"What's important to consider about jail settings is that they are incredibly dehumanizing, and they dehumanize the individuals who pass through them," Venters says. "There is not really a true respect for the rights of the detained."

In the U.S., older people with dementia are usually told they have Alzheimer's disease.

But a range of other brain diseases can also impair thinking and memory and judgment, according to scientists attending a summit on dementias held Thursday and Friday at the National Institutes of Health.

These include strokes, a form of Parkinson's disease and a disease that damages brain areas that regulate emotion and behavior.

For 18-year-old high school senior Ellie Rapp of Pittsburgh, the sound of her family chewing their dinner can be ... unbearable.

"My heart starts to pound. I go one of two ways. I either start to cry or I just get really intensely angry. It's really intense. I mean, it's as if you're going to die," she says.

Rapp has been experiencing this reaction to certain noises since she was a toddler. She recalls a ride home from preschool when her mother turned on the radio and started singing, which caused Rapp to scream and cry hysterically.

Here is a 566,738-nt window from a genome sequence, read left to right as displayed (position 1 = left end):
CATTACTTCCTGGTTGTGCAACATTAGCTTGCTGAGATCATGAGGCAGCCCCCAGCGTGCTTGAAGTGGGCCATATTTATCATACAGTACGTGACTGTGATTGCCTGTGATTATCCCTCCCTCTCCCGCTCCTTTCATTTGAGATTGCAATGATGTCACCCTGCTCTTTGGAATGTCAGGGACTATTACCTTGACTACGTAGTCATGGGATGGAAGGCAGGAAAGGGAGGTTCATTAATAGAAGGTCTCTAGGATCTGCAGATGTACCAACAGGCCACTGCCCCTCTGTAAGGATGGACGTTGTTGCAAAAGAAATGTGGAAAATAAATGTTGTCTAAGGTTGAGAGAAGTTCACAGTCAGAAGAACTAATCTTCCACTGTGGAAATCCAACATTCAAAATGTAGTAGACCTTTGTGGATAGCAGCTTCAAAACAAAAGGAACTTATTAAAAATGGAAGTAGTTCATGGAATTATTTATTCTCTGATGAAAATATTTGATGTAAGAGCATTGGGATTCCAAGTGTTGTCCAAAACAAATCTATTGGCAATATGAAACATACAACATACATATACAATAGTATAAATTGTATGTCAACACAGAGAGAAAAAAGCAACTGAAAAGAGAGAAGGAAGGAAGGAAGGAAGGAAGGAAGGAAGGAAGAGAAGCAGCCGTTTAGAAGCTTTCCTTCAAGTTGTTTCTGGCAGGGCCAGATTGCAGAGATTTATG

Copyright 2019 Michigan Radio. To see more, visit Michigan Radio.

LULU GARCIA-NAVARRO, HOST:

The Risks Of A Cesarean Section

Mar 17, 2019

It happened almost a decade ago, while Dr. Salome Maswime was doing her medical internship at a small hospital in rural South Africa.

She was in a morning staff meeting when a junior doctor burst in, in a panic.

A young woman in need of an emergency cesarean section had reacted badly to the epidural, or spinal anesthetic, the doctors had administered. The anesthesia had spread farther than it was meant to.

John Boehner has been known to enjoy the occasional adult beverage. He famously nicknamed his negotiations over raising the nation's debt ceiling in 2011 the "Nicorettes and Merlot sessions." Nicorette because that's what President Obama would chew during the talks. Merlot because that was the drink of choice for the former speaker of the House.

Eggs have made a big comeback. Americans now consume an estimated 280 eggs per person per year, according to the U.S. Department of Agriculture. And that's a significant increase compared with a decade ago.

Pages